RICHMOND, Va. -- There were no more last-minute miracles left yesterday for Coppin State, the little school on North Avenue.
The Eagles literally threw away the Mid-Eastern Athletic Conference tournament championship to South Carolina State, 66-61, in the final seconds yesterday at the Richmond Coliseum and lost the more than $100,000 the school would have earned from a second straight trip to the NCAA tournament.
"The money is obviously a big loss," said Coppin coach Fang Mitchell, whose Eagles (21-8) won the regular-season title. "But the pride, the prestige and everything else that goes with an NCAA tournament bid are immeasurable.
"I feel bad for every player on this team, but one word -- turnovers -- tells the story. I do think you have to give South Carolina State some credit for the way Tyler Brown and Roderick Blakney hit some huge shots at the end."
What hurt the most for Coppin was the fact it led the game for more than 38 minutes and held a 59-51 lead with 3: 36 left.
Coppin did not score a point in the final 2: 23, after Kareem Lewis had given his team a 61-57 lead with two free throws.
After last season's Cinderella run in the NCAAs, when they beat No. 6 South Carolina and came within a shot of becoming the first No. 15 seed to reach the final 16, a possible National Invitation Tournament bid was far from the minds of the Coppin players when they took the court against second-seeded South Carolina State (22-7).
As the final buzzer sounded, Mitchell held his hand on his chin and stared at the ceiling as his players headed for the locker room.
Coppin State president Calvin W. Burnett tried to console Mitchell and the players during the award ceremonies on court a few minutes later, but soon realized there was very little he could do.
"It's been a great season," said Burnett. "We have a great team and coach and just a few mistakes at the end cost us the game. These players are young and it's hard for them to accept."
No one on the team really wanted to believe that their two senior go-to guys, Antoine Brockington and Danny Singletary, couldn't score in two crucial situations over the final 1: 15.
First it was Brockington who missed a 14-foot jumper. When he followed his shot and leaped for the rebound, he again put it up in midair -- and missed -- rather than pulling the ball out and eating up some clock with Coppin holding a 61-59 lead.
"Here I am the so-called leader on this team and I couldn't come through for my teammates," said Brockington, who, playing with knee, foot and wrist injuries, finished with 10 points (3-for-12), less than half his average. "That cut right to my heart and I then believed someone else had to do it for us."
That "someone else" for Coppin was Singletary, the point guard who had the ball in his hands with his team down, 62-61, as the final seconds were ticking off the clock.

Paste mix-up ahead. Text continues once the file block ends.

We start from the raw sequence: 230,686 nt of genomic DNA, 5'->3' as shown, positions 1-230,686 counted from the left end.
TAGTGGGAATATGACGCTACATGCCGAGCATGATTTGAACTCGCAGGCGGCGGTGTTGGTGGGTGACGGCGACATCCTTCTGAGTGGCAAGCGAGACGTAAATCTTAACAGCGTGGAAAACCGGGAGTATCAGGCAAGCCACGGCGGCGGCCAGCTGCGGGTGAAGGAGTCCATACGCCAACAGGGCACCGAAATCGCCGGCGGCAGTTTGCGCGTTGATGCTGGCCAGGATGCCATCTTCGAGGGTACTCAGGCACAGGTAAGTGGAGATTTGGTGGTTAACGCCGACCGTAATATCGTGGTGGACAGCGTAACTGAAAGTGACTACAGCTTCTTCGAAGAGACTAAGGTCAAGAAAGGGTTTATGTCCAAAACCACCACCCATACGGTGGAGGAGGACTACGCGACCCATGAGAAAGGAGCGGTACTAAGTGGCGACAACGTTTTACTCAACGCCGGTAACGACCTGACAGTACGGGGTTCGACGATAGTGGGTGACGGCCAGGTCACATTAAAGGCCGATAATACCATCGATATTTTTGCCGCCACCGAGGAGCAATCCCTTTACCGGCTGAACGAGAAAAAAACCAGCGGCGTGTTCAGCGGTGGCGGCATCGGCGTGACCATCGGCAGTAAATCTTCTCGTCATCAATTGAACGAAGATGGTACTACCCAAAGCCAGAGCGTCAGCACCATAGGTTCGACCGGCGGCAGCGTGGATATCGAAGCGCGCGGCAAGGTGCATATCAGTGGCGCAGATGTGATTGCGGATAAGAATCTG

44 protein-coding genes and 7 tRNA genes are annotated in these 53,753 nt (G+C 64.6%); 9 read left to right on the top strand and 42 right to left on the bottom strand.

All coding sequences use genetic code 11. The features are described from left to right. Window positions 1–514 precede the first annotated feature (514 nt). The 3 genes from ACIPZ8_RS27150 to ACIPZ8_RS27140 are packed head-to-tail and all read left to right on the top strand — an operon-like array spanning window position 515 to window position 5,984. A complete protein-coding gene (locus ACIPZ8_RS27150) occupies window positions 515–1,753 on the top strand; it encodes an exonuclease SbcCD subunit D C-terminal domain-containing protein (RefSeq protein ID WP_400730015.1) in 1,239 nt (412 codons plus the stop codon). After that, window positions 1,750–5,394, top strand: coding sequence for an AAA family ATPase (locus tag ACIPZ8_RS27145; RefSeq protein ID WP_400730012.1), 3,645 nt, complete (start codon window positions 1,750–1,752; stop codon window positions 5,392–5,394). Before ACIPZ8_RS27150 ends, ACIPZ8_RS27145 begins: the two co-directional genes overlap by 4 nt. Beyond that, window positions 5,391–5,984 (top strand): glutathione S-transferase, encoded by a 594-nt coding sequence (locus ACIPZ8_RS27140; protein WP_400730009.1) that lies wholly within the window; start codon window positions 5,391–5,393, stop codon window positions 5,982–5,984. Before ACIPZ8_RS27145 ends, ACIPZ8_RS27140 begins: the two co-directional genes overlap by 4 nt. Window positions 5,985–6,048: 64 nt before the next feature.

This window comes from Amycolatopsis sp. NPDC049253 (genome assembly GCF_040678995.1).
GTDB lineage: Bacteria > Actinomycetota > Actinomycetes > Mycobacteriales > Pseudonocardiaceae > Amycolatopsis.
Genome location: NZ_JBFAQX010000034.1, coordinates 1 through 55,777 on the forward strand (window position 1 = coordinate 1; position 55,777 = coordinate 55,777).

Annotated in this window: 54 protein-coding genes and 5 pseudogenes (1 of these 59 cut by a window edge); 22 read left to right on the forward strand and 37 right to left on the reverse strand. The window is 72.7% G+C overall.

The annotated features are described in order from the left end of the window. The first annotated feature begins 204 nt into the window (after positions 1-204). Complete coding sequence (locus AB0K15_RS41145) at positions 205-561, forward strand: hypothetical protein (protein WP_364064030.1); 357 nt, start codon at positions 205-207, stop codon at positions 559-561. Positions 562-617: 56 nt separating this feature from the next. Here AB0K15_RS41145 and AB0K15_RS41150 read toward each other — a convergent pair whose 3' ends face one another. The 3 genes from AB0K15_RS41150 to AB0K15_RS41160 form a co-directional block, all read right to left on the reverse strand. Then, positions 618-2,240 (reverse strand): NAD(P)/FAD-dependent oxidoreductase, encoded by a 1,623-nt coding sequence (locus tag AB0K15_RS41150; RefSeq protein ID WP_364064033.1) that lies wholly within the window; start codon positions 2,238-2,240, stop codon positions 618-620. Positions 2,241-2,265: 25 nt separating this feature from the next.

Singletary drove into the lane and as the clock struck 4.4 seconds, he went up to shoot but suddenly changed his mind and fired a pass toward Fred Warrick and Dorian Pena, who were both cutting along the right baseline.
The line-drive pass went untouched out of bounds and Singletary fell to the floor in dismay.
"I made a bad decision and tried to pass instead of shooting," said Singletary, who led Coppin with 18 points. "I'll take the blame on that play."
Needing a miracle with only 4.4 seconds remaining, Coppin endured only more misery as S.C. State's Brown (game-high 31 points) and Blakney (14) each hit two free throws to officially finish off Coppin, giving S.C. State its second tournament title in three years, and the third NCAA tournament berth in school history.
Brown, who scored 20 of his 31 points in the second half, almost single-handedly overcame Coppin's eight-point lead, hitting back-to-back three-pointers to make it a two-point game with 2: 45 left.
During a timeout, "Tyler said 'get me the ball,' " Bulldogs coach Cy Alexander said. "He's gesturing to me 'I want the ball.' "
S.C. State had gone ahead, 62-61, on a tip-in by Raheem Waller when Bobby McGowins missed the front end of a one-and-one with 18 seconds left.
Pena took the blame for allowing the Waller basket, saying, "I was out of position and didn't block him out. On Danny's pass, Fred and I both were there, but neither one of us could get to the ball."
"I don't look at the game being lost on that particular play," Mitchell said of Waller's tip-in. "There were just so many other things we didn't do that it got to the point where that was crucial."
Nearby, Brockington sat in pain. But for a change it wasn't from the tendinitis in his left knee, a dislocated left big toe or a sore left wrist. It was the emotional pain of a MEAC chapter that after 53 wins in 61 games -- and one title and two second-place finishes -- was closed for the three-year standout.
"As I keep looking at my teammates' faces," he said, "I'm starting to realize it more and more that my career is over."